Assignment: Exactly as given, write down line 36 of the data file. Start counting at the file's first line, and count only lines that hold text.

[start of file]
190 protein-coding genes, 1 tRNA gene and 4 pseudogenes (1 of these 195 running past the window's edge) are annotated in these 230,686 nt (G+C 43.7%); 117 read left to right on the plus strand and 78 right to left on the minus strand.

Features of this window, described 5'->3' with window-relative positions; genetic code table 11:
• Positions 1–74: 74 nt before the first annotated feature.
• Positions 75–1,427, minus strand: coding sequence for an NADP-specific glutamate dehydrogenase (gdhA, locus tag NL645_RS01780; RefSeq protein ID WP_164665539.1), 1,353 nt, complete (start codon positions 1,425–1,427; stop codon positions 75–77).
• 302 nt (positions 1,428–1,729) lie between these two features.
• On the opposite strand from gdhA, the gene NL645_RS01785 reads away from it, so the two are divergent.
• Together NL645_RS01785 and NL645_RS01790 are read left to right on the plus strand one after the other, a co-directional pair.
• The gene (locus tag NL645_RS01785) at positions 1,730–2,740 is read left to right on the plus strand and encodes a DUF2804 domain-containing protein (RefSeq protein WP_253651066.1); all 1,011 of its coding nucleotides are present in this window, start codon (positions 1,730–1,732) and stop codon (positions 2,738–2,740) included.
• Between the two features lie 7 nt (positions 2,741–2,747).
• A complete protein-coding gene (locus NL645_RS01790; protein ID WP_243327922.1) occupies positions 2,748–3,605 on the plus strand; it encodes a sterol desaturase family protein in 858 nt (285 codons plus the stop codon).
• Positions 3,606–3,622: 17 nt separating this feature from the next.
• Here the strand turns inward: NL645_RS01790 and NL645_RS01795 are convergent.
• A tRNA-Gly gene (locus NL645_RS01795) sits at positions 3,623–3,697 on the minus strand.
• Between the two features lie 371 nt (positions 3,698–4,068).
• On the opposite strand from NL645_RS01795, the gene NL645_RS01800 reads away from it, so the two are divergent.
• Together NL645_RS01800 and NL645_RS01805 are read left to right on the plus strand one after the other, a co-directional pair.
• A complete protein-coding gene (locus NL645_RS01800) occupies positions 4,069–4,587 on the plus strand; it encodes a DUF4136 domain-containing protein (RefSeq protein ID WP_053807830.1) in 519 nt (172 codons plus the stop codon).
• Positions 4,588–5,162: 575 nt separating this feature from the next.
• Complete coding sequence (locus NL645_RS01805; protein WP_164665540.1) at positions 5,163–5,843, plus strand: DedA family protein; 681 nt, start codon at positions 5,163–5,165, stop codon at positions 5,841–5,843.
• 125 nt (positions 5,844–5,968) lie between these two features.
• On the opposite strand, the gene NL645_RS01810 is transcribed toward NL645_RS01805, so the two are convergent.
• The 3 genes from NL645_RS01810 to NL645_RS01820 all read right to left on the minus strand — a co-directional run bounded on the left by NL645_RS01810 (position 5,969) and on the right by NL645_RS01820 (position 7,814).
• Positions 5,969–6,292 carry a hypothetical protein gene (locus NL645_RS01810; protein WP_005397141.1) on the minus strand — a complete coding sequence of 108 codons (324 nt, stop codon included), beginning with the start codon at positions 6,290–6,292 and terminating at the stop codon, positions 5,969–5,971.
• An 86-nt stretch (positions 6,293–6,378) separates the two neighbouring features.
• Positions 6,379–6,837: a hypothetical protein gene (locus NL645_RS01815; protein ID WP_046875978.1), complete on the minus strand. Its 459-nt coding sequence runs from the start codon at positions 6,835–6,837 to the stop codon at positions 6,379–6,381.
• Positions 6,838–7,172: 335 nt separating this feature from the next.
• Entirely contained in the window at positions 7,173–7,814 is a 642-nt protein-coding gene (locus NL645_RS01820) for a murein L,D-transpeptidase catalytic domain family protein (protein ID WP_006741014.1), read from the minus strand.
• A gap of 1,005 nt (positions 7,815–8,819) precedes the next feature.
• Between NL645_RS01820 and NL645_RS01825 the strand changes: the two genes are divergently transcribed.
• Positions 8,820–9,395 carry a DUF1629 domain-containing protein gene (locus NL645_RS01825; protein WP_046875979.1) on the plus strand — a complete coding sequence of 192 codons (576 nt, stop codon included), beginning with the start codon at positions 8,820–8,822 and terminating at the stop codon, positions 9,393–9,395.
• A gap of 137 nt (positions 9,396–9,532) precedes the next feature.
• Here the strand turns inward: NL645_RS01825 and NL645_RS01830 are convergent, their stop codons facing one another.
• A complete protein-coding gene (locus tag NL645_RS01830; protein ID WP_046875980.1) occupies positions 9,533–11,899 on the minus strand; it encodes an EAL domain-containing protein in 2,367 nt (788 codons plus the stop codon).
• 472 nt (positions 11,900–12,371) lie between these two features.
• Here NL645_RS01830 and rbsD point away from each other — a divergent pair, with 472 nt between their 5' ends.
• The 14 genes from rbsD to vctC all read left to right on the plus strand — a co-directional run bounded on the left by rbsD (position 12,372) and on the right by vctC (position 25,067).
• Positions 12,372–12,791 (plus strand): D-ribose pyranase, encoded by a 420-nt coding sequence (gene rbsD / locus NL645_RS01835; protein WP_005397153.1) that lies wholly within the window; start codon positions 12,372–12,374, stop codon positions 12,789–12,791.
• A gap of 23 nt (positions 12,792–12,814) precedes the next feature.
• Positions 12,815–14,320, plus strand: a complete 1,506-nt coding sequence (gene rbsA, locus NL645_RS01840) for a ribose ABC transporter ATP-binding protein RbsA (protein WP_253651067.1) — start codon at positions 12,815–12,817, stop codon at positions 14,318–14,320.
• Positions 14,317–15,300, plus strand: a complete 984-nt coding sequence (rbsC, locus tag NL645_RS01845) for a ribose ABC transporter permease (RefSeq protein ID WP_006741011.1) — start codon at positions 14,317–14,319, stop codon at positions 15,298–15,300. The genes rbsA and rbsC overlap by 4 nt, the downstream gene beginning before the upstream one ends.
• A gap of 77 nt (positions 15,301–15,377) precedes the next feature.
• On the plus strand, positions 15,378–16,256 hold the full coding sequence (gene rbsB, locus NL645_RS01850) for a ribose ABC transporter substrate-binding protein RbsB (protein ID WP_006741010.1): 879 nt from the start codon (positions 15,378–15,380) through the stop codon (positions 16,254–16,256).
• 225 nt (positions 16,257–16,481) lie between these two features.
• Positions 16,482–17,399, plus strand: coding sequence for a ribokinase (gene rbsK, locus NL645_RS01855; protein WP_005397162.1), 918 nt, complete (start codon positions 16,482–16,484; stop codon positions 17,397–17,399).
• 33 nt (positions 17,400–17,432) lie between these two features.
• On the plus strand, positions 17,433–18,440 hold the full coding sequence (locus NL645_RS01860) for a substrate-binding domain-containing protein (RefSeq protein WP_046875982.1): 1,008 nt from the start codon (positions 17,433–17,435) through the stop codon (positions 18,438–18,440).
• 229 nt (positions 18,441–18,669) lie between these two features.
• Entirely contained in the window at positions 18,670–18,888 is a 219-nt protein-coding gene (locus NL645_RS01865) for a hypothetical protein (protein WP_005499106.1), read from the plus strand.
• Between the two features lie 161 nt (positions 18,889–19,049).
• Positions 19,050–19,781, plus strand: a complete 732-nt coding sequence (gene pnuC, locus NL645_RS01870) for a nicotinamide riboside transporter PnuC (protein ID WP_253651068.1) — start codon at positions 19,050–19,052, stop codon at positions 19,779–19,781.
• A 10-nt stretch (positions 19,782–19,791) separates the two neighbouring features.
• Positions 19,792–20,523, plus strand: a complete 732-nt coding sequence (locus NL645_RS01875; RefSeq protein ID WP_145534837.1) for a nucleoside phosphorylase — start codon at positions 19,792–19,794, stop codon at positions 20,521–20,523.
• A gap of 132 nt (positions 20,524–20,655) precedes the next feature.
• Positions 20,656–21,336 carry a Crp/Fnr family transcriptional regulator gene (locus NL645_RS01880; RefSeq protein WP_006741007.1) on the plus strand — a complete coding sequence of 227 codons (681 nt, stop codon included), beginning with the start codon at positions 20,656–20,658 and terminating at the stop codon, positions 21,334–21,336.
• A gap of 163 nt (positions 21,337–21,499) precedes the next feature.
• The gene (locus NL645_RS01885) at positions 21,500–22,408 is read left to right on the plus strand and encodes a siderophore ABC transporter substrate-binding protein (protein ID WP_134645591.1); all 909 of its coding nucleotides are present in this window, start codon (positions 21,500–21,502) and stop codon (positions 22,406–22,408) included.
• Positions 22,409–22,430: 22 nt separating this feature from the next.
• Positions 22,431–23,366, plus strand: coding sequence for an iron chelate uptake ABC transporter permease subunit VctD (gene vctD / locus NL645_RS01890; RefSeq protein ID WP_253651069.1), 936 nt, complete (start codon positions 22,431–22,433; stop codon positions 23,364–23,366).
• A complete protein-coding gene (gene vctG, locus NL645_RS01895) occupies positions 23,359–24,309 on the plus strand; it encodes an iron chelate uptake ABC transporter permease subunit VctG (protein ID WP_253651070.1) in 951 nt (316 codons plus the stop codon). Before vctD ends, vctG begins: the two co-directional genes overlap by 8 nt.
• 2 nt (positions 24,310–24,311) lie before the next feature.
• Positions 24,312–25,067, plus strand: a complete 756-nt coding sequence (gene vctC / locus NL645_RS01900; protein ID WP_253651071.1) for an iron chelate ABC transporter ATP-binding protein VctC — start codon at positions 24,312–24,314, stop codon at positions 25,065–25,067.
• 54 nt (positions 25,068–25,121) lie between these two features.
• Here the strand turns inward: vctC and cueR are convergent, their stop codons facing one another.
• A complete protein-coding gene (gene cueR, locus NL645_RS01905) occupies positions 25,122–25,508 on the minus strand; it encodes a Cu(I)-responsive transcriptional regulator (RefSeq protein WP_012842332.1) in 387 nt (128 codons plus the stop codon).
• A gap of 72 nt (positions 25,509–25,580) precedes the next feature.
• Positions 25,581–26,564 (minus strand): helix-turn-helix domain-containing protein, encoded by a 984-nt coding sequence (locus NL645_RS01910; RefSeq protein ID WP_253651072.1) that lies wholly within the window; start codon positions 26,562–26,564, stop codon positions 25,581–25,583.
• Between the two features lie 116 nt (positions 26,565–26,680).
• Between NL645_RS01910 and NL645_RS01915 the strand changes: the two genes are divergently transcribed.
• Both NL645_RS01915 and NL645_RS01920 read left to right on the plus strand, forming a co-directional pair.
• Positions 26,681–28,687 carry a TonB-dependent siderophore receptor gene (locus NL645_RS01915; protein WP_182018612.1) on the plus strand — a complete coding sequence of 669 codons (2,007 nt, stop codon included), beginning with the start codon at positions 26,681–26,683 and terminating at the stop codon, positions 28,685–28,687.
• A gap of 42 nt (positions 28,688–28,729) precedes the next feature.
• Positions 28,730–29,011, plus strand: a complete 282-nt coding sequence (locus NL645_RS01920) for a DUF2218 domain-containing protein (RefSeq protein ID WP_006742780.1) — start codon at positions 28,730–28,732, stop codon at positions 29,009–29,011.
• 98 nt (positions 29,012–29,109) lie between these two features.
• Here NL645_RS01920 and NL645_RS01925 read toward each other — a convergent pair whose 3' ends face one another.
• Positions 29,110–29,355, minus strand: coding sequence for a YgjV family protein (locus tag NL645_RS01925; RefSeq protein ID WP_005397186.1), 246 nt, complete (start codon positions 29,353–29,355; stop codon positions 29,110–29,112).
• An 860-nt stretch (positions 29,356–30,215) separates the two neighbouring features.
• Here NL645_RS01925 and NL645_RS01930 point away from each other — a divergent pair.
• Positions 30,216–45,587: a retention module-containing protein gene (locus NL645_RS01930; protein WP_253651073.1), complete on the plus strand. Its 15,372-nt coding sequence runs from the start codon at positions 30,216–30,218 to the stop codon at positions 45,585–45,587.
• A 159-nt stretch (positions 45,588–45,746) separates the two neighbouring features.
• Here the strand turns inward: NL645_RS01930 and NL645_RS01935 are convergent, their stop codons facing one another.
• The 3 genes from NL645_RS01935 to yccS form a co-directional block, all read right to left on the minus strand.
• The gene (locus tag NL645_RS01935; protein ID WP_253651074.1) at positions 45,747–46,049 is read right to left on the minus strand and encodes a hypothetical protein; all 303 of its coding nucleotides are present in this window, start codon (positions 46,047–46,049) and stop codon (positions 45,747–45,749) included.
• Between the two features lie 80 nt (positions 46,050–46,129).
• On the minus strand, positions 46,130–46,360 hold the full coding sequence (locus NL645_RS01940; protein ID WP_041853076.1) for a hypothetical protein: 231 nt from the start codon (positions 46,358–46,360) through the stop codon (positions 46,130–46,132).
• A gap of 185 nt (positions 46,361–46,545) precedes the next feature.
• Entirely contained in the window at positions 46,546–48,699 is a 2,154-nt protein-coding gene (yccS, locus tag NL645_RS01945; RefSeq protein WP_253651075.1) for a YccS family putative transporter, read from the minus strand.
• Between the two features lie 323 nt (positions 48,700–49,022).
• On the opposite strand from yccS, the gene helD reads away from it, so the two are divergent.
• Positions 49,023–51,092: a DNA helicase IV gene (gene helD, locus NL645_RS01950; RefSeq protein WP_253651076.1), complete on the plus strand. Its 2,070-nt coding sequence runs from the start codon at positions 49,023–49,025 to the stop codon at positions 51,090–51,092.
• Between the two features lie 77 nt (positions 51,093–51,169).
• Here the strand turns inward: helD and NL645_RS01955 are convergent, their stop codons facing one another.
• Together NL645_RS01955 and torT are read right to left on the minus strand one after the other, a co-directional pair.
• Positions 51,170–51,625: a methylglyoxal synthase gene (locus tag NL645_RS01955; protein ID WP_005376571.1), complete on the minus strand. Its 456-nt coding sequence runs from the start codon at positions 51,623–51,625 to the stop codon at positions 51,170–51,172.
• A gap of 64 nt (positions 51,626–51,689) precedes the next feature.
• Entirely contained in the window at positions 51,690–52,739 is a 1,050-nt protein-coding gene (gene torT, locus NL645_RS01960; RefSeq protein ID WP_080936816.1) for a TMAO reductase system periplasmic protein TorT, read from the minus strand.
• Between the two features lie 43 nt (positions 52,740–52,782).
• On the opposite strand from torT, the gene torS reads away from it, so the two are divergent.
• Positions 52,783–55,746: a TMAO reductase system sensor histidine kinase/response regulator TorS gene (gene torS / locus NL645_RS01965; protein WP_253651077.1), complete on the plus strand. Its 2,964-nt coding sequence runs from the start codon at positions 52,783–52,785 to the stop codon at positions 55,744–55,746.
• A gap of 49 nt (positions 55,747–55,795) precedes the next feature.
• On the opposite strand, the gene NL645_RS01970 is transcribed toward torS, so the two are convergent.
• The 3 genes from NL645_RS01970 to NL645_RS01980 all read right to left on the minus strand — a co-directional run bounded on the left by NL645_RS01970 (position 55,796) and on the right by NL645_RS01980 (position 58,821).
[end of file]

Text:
• The 14 genes from rbsD to vctC all read left to right on the plus strand — a co-directional run bounded on the left by rbsD (position 12,372) and on the right by vctC (position 25,067).